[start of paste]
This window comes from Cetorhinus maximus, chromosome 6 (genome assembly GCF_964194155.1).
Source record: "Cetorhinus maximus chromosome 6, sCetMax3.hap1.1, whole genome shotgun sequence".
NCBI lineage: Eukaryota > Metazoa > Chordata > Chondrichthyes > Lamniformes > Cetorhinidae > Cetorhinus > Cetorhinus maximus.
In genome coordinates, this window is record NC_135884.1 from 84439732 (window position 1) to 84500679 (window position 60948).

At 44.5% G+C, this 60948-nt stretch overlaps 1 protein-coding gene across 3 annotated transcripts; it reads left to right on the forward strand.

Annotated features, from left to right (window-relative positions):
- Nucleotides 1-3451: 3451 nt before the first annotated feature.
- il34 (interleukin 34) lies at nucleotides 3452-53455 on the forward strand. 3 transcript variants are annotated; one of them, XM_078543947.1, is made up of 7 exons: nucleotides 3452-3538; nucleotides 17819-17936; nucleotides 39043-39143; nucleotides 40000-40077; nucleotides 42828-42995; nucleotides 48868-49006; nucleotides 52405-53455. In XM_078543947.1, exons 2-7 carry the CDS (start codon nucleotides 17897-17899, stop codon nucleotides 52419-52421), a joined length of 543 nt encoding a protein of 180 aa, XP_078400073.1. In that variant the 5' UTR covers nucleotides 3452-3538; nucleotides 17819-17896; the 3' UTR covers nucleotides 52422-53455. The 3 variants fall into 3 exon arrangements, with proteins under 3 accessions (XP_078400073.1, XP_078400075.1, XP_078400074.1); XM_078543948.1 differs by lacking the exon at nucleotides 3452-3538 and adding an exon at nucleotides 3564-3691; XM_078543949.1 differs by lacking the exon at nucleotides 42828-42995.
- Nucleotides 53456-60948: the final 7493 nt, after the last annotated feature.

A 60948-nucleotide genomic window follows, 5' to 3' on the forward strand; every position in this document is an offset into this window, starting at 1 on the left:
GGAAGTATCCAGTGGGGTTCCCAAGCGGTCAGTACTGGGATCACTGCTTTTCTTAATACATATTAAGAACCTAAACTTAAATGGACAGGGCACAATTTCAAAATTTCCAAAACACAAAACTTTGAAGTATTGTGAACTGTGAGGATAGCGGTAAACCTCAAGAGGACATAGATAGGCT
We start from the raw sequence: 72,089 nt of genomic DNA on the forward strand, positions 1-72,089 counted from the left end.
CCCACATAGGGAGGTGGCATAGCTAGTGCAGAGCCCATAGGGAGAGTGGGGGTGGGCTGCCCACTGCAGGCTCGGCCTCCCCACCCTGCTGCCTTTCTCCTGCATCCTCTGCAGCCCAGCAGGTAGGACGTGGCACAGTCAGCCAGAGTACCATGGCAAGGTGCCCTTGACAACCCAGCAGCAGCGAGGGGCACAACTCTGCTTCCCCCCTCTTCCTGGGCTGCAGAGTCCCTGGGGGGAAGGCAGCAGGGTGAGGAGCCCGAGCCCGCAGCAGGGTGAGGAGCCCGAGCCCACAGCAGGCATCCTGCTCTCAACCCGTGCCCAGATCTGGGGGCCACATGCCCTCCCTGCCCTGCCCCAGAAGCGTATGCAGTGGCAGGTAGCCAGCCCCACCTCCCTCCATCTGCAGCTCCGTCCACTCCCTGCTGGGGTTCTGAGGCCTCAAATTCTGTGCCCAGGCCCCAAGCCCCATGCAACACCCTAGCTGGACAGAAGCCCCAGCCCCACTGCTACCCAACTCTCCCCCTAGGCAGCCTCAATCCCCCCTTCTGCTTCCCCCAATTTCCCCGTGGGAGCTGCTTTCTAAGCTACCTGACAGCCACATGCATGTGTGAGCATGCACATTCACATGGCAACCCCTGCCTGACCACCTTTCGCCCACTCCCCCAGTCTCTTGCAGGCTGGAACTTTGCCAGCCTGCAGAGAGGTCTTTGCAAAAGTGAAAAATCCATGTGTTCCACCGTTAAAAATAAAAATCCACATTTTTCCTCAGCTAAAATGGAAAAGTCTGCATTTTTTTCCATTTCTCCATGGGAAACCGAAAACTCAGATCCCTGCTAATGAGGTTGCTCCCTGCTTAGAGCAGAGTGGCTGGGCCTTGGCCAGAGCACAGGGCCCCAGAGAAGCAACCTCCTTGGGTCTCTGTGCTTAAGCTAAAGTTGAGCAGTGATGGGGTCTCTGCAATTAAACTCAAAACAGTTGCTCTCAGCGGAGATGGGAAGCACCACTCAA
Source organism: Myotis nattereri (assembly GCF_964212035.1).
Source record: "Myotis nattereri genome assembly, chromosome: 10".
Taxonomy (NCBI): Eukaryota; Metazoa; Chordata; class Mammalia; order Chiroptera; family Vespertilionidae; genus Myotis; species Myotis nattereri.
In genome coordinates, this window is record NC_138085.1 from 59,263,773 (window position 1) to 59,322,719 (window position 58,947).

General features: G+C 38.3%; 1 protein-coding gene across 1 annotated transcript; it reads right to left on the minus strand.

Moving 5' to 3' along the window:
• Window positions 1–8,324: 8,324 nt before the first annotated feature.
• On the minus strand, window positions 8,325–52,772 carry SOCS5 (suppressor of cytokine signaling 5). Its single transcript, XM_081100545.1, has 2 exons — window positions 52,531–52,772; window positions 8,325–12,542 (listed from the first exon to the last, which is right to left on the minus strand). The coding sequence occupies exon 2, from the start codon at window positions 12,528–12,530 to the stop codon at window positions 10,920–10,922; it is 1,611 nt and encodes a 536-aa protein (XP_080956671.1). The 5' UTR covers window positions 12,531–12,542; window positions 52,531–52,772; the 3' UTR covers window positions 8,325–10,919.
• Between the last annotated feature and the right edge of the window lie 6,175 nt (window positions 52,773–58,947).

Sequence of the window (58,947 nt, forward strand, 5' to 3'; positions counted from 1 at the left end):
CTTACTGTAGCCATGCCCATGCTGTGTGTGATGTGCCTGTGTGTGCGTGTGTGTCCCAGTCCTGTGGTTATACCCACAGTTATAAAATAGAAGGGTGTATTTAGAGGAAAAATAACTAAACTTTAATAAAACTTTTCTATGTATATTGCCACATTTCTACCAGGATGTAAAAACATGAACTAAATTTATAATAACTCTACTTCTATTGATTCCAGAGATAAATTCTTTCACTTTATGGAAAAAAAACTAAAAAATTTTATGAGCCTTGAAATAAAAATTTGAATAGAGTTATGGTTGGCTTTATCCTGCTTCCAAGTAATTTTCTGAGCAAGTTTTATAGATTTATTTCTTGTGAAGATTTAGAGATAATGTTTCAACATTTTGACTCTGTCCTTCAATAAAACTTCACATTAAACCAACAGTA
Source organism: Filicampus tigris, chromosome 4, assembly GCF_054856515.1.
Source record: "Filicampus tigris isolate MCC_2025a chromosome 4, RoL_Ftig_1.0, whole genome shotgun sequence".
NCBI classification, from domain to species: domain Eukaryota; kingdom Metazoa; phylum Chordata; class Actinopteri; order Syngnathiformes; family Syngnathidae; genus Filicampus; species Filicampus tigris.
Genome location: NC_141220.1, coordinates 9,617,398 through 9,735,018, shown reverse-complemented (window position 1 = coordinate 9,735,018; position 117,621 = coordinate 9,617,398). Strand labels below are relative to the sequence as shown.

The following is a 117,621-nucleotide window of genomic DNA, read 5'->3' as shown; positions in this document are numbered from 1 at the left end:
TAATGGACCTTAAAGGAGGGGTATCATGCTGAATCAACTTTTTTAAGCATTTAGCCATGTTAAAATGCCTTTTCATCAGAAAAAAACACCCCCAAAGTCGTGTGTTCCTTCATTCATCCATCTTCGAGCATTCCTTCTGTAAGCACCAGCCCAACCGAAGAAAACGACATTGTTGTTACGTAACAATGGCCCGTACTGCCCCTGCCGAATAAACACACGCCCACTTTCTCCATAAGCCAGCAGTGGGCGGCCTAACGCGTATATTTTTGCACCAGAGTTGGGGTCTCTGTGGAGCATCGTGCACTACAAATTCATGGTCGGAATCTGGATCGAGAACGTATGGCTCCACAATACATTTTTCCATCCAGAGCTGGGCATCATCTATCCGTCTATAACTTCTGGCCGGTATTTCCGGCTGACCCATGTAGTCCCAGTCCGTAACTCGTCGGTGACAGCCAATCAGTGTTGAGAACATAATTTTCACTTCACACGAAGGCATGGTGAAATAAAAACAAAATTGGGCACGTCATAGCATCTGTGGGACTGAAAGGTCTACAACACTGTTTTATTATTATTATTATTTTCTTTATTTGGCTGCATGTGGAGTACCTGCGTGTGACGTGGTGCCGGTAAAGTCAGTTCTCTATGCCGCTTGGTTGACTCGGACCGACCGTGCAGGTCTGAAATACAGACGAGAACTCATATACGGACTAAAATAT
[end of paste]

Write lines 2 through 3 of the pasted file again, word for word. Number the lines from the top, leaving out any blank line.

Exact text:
Source record: "Cetorhinus maximus chromosome 6, sCetMax3.hap1.1, whole genome shotgun sequence".
NCBI lineage: Eukaryota > Metazoa > Chordata > Chondrichthyes > Lamniformes > Cetorhinidae > Cetorhinus > Cetorhinus maximus.